North Carolina Gov. Pat McCrory has vetoed a religious exemption bill that would allow some court officials to avoid gay marriage duties.
The Republican governor announced his decision Thursday – hours after lawmakers gave their final approval to the measure. His office says he vetoed it shortly after the announcement. The legislature must decide whether to override that veto.
The bill gives magistrates and some register of deeds workers the ability to avoid duties for all marriages if they have a “sincerely held religious objection.”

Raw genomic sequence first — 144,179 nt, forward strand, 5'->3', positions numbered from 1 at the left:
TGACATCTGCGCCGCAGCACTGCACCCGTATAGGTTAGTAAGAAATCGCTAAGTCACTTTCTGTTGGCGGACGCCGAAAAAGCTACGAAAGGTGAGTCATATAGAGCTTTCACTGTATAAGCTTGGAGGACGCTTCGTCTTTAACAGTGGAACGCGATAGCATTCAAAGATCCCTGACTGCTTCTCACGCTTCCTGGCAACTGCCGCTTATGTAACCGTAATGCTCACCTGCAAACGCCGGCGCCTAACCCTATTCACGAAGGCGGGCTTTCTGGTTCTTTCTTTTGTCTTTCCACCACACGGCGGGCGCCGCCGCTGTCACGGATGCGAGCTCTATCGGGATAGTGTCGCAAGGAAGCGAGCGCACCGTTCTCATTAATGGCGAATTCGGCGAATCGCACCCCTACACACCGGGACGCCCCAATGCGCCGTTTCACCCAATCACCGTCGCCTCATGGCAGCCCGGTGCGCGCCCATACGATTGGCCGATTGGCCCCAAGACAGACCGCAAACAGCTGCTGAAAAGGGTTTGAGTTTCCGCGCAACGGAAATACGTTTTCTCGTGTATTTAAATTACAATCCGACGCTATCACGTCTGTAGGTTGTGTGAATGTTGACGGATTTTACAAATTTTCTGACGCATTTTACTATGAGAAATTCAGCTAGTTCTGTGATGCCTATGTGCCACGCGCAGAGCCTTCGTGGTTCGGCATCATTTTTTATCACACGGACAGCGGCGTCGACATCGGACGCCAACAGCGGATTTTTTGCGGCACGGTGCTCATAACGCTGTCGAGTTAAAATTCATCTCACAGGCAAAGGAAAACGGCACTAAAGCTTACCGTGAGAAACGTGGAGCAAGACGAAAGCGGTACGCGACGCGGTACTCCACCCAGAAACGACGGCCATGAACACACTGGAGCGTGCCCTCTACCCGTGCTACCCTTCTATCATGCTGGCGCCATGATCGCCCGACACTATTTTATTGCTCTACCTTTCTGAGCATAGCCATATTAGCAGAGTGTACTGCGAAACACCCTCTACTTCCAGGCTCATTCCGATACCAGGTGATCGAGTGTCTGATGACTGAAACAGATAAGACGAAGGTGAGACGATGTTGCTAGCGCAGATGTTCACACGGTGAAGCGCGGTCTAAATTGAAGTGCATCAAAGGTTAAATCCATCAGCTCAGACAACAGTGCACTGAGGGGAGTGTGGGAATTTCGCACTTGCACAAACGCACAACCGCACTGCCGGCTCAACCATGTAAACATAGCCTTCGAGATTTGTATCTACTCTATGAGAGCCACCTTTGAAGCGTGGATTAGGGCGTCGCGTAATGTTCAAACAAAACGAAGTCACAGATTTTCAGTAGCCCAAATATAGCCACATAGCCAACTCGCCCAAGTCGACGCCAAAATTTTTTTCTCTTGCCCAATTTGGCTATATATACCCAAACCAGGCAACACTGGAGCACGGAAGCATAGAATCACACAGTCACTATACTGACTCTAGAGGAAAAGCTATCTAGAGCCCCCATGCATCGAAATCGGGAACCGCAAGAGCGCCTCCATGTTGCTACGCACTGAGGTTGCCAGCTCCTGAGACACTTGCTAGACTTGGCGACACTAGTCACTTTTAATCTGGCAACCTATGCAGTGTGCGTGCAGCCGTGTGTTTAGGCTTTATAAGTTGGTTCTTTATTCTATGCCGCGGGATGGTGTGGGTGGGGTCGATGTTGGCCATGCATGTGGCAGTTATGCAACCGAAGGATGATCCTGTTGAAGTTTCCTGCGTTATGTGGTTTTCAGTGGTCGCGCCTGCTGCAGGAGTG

McCrory said in a statement:
“I recognize that for many North Carolinians, including myself, opinions on same-sex marriage come from sincerely held religious beliefs that marriage is between a man and a woman. However, we are a nation and a state of laws. Whether it is the president, governor, mayor, a law enforcement officer, or magistrate, no public official who voluntarily swears to support and defend the Constitution and to discharge all duties of their office should be exempt from upholding that oath; therefore, I vetoed Senate Bill 2.”
McCrory says he believes public officials who swear to support and defend the Constitution and to carry out their duties shouldn’t be exempt from upholding their oath.
The House and Senate both have passed the bill by margins above the threshold needed to override a veto.